Before departing with the task group for the Japanese homeland, the HUDSON had taken aboard pallets of cold weather gear.
“I should have figured that there was a reason for that,” he stated. After a short stay in Ominato Bay, the HUDSON was detached to the Aleutian Islands.
Enroute to the Aleutians, the ship destroyed several floating mines and picked up a number of airmen who had crashed at sea.
They also survived a massive typhoon.
“I was normally too busy to be scared of anything,” Spearman recounted, “except for that typhoon off Alaska.”
He described the whirring sound of the ship’s twin screws when, due to the storm, the stern of the ship would come completely out of the water.
“Of course we couldn’t cook in the storm, so those of us who could eat, ate canned ham and bread,” he recalled.
While in the North Pacific, HUDSON made a port visit to Skagway, Alaska, far up the Lynn Canal north of Juneau.
“The people of Skagway treated us like royalty,” he admitted. In a truly unique happenstance, years later Spearman met a woman who, as a little girl in Skagway, remembered that visit by the ship at the end of the war.
After a dry-docking in Bremerton, Wash., the HUDSON sailed to San Diego and was decommissioned.
Spearman’s most vivid memories of his service were his shipmates. Over the years, he had the opportunity to visit with a couple of former shipmates, Van West and James Byrom.
During his time in HUDSON, he also was befriended by the Boatswain Mate Chief Petty Officer Patrick John Ryan. Spearman described the unique friendship which developed between the diminutive Spearman and Ryan, who was a giant of a man as well as Spearman’s supervisor.
“Ryan could neither read nor write,” Spearman acknowledged, “so I came to both read him letters he received from his girlfriend and write his letters to her.”
The unique arrangement must have been effective, as Spearman related that Ryan married his girlfriend after the war.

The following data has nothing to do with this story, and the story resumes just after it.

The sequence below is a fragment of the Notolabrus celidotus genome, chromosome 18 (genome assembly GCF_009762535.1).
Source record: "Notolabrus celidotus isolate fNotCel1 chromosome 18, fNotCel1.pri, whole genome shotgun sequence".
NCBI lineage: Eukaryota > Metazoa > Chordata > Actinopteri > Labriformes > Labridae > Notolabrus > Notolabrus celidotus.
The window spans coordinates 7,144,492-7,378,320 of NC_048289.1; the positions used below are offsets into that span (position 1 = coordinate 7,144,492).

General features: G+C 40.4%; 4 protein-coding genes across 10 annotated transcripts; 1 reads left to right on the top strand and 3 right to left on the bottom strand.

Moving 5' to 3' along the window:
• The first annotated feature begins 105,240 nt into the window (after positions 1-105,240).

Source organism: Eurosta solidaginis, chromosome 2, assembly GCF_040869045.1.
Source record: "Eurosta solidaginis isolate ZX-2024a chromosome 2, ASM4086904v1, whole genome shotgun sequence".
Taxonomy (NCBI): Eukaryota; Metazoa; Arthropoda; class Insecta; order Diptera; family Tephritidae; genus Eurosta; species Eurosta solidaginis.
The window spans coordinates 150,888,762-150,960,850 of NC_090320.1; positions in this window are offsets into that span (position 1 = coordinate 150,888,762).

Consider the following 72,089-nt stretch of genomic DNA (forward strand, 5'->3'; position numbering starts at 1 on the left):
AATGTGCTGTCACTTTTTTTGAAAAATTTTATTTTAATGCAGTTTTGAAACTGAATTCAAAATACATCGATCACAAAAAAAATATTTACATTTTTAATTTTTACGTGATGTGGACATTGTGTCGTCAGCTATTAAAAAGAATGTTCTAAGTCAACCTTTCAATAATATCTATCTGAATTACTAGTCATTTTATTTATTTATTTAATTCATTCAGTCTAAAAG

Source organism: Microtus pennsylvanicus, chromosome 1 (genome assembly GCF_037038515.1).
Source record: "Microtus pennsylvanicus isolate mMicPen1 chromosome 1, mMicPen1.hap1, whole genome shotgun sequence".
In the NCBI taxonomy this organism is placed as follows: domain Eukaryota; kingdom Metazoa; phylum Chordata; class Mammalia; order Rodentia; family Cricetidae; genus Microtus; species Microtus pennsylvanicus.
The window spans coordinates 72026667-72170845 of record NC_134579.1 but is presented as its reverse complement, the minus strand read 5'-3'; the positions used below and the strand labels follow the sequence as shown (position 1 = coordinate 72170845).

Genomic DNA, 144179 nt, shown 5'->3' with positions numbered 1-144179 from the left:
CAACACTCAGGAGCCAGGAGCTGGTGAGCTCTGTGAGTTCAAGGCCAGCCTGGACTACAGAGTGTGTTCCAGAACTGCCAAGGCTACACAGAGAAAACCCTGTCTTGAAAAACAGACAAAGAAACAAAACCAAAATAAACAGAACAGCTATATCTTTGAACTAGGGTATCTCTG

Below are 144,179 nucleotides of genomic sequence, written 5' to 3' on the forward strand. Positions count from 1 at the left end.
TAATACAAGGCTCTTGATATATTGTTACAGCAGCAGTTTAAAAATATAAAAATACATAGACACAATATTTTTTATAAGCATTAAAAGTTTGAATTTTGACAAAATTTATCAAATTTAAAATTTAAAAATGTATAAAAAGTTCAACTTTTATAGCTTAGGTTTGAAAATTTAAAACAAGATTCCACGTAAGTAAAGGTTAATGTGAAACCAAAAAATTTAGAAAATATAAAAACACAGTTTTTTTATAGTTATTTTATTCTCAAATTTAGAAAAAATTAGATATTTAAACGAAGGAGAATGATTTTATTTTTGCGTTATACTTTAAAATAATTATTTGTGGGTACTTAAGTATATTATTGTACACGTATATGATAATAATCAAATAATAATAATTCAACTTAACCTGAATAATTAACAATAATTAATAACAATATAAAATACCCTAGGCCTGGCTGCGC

Spearman also married, taking Agnes Hertz of San Antonio as his bride.
“It was a perfect marriage,” he admitted, “she was a most wonderful woman.”
The couple raised two children and came to live in his father’s farmhouse in the Hamilton community.
In a place of honor in his home is a photograph of Agnes sitting in a big chair reading a book. Spearman had taken the photo himself.
“She loved books, and read every day,” he stated. “I even put up a small building to house her books.”
When asked for thoughts about his long life, Spearman first credited heredity. His father, Robert Ray Spearman, a Commerce native and World War I combat veteran, passed away at 101 years of age.
“He was a real windjammer,” Spearman commented.
Beyond good genes, Spearman offered the following adages: “Don’t owe anyone anything, stay independent, and live for today. He additionally noted that good friends – like Phyllis Donica, Larry Neal, Rick Todd and the Gibbs family – and moderation were necessary components to healthy living.
“I have never been a patient in a hospital,” he proudly admitted.
Spearman had taken the step of recounting his memories in an audio recording for the benefit of his grandchildren and great-grandchildren. He offered to share these experiences here in the hopes that they will also educate and entertain friends and neighbors.